Northern Ireland fighting rages on

Updated 07 January 2013
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Northern Ireland fighting rages on

BELFAST: Northern Irish police came under attack by pro-British loyalists as the province’s first minister branded rioters “a disgrace” and said they were playing into the hands of rival militant nationalists.
Rioting began a month ago after a vote by mostly nationalist pro-Irish councilors to end the century-old tradition of flying the British flag from Belfast City Hall every day unleashed the most sustained period of violence in the city for years.
On Friday, police said officers came under attack in the east of the city by masked mobs hurling petrol bombs, rocks and fireworks.
A number of officers were injured, several arrests were made and police deployed water cannon to control a crowd t hat a t one point swelled to 400 protesters.
First Minister Peter Robinson, leader of the pre-eminent Protestant group, the Democratic Unionist Party, called the decision to take down the flag “ill-considered and provocative” but said the attacks must end.
“The violence visited on (police) is a disgrace, criminally wrong and cannot be justified,” said Robinson, whose party shares power with deputy first minister and ex-Irish Republican Army commander Martin McGuinness’ Sinn Fein Party
“Those responsible are doing a grave disservice to the cause they claim to espouse and are playing into the hands of those dissident groups who would seek to exploit every opportunity to further their terror aims.”
More than 40 police officers were injured in the initial wave of fighting, which stopped over Christmas, only to resume on Thursday when a further 10 police officers were hurt as the community divisions were exposed once more.
At least 3,600 people were killed during Northern Ireland’s darkest period as Catholic nationalists seeking union with Ireland fought British security forces and mainly Protestant loyalists determined to remain part of the United Kingdom.
Anti-British Catholic dissident groups, responsible for the killing of three police officers and two soldiers since 2009, have so far not reacted violently to the flag protests, limiting the threat to Northern Ireland’s 15-year-old peace.
Another demonstration calling for reinstating the Union Flag held outside City Hall yesterday while some loyalists pledged to hold a protest in Dublin the following Saturday.


Beijing protests US warship operation in South China Sea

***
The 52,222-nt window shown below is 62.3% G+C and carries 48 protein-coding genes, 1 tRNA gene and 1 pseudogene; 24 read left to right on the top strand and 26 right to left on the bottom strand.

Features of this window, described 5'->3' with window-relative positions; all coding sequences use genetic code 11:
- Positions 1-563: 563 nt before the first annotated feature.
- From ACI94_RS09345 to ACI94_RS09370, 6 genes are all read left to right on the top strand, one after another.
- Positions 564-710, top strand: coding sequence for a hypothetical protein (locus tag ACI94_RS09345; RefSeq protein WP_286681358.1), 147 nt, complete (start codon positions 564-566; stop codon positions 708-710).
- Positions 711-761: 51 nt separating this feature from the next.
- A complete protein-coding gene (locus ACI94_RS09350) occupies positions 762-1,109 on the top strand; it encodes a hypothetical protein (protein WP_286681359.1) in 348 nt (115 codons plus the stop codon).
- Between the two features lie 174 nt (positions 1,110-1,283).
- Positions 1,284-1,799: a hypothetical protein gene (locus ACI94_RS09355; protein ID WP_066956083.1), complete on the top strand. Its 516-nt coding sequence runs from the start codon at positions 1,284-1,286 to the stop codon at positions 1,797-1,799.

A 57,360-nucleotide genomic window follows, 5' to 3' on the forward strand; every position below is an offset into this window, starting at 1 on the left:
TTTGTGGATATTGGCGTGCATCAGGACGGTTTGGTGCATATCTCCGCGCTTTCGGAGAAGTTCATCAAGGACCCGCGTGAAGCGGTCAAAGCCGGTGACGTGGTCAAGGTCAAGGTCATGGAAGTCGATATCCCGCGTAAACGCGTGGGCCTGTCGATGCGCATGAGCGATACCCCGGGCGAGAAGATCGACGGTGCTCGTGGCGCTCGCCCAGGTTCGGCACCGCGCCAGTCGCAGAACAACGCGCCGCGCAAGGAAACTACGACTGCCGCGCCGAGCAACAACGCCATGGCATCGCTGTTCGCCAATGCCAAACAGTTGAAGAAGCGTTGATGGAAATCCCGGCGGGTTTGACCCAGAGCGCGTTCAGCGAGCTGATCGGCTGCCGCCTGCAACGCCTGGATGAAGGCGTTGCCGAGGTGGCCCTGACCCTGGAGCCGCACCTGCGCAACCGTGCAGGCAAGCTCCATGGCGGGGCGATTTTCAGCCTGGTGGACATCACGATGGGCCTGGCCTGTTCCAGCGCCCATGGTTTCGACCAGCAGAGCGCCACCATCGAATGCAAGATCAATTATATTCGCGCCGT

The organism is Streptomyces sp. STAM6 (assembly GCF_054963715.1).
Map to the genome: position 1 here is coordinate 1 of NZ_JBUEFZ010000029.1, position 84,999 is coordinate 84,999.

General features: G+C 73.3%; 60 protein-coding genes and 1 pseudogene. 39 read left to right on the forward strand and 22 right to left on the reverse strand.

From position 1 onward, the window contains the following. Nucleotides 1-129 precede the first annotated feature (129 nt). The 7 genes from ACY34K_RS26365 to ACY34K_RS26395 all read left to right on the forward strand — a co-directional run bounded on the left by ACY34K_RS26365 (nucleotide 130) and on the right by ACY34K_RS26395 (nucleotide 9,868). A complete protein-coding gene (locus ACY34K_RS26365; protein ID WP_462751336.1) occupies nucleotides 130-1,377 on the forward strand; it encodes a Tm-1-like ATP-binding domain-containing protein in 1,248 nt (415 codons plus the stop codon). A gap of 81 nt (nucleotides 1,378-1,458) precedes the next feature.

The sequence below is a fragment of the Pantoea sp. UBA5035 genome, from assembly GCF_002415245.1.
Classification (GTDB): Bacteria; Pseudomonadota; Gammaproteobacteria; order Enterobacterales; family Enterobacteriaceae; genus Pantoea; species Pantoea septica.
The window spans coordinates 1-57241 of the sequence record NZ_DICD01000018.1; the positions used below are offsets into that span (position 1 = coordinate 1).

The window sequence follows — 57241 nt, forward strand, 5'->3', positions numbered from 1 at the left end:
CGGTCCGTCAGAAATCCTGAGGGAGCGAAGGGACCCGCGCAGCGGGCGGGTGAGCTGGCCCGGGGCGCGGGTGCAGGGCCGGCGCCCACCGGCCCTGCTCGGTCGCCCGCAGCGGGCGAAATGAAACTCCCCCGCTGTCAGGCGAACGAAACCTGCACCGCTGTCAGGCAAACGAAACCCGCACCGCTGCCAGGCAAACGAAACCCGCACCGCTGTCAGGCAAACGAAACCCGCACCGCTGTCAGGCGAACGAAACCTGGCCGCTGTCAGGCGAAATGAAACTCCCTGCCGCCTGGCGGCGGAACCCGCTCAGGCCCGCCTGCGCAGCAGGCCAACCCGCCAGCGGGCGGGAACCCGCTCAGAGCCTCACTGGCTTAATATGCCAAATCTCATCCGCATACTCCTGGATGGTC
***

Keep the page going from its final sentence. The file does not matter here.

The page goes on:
Updated 26 min 11 sec ago
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Beijing protests US warship operation in South China Sea

BEIJING: China has voiced “strong dissatisfaction” after two US warships sailed by an island claimed by Beijing in the disputed South China Sea, adding to simmering tensions in the strategic waterway.
The foreign ministry issued a statement expressing “resolute opposition” to the US sail-by of the territory in the disputed Paracel Island chain on Sunday.
The US military conducts what it calls “freedom of navigation” voyages in the South China Sea to contest Beijing’s assertion of territorial rights in the area, although the US has no claims of its own in the disputed region.
The US Navy’s Higgins and Antietam warships, a destroyer and cruiser respectively, entered China’s territorial waters without permission and were met by the Chinese Navy, which “conducted verification and identification of US ships according to law and warned them to leave,” the ministry said.
State-run news agency Xinhua said the two vessels were “expelled” from the waters.
The operation was conducted just over a week after Beijing flew nuclear-capable bombers to a disputed island in a bold powerplay to show its military might and boost its territorial claims in the area.
The move prompted immediate criticism from the US, which last week pulled its invitation to China to join maritime exercises in the Pacific because of Beijing’s “continued militarization” of the South China Sea.
Beijing has been building artificial islands to reinforce its claim over most of the resource-rich South China Sea despite protests from Southeast Asian countries.
Its neighbors, particularly some of those involved in maritime disputes over the waters, have expressed fears China could eventually restrict freedom of navigation and overflight.